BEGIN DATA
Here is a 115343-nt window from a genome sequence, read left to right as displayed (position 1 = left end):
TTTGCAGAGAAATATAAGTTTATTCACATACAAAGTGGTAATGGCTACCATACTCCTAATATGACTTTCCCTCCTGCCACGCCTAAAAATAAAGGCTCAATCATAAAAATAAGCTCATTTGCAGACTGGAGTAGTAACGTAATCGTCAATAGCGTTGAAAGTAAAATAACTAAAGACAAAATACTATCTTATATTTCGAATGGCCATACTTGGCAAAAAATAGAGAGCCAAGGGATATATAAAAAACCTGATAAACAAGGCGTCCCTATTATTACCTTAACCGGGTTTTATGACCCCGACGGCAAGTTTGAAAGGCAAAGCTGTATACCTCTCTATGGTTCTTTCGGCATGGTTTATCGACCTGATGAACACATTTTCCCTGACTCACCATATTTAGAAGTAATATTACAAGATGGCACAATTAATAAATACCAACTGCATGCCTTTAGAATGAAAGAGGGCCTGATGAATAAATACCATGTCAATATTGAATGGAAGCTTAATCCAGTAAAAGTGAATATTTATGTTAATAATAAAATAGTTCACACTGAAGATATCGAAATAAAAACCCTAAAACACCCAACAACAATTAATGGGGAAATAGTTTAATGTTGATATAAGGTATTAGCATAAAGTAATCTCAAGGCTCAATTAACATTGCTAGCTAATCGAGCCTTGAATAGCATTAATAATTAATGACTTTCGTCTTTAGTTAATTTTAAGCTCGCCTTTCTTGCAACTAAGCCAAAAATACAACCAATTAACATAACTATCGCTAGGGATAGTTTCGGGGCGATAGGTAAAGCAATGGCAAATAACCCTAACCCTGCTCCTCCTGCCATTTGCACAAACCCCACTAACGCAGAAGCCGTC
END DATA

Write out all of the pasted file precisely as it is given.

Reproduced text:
Here is a 115343-nt window from a genome sequence, read left to right as displayed (position 1 = left end):
TTTGCAGAGAAATATAAGTTTATTCACATACAAAGTGGTAATGGCTACCATACTCCTAATATGACTTTCCCTCCTGCCACGCCTAAAAATAAAGGCTCAATCATAAAAATAAGCTCATTTGCAGACTGGAGTAGTAACGTAATCGTCAATAGCGTTGAAAGTAAAATAACTAAAGACAAAATACTATCTTATATTTCGAATGGCCATACTTGGCAAAAAATAGAGAGCCAAGGGATATATAAAAAACCTGATAAACAAGGCGTCCCTATTATTACCTTAACCGGGTTTTATGACCCCGACGGCAAGTTTGAAAGGCAAAGCTGTATACCTCTCTATGGTTCTTTCGGCATGGTTTATCGACCTGATGAACACATTTTCCCTGACTCACCATATTTAGAAGTAATATTACAAGATGGCACAATTAATAAATACCAACTGCATGCCTTTAGAATGAAAGAGGGCCTGATGAATAAATACCATGTCAATATTGAATGGAAGCTTAATCCAGTAAAAGTGAATATTTATGTTAATAATAAAATAGTTCACACTGAAGATATCGAAATAAAAACCCTAAAACACCCAACAACAATTAATGGGGAAATAGTTTAATGTTGATATAAGGTATTAGCATAAAGTAATCTCAAGGCTCAATTAACATTGCTAGCTAATCGAGCCTTGAATAGCATTAATAATTAATGACTTTCGTCTTTAGTTAATTTTAAGCTCGCCTTTCTTGCAACTAAGCCAAAAATACAACCAATTAACATAACTATCGCTAGGGATAGTTTCGGGGCGATAGGTAAAGCAATGGCAAATAACCCTAACCCTGCTCCTCCTGCCATTTGCACAAACCCCACTAACGCAGAAGCCGTC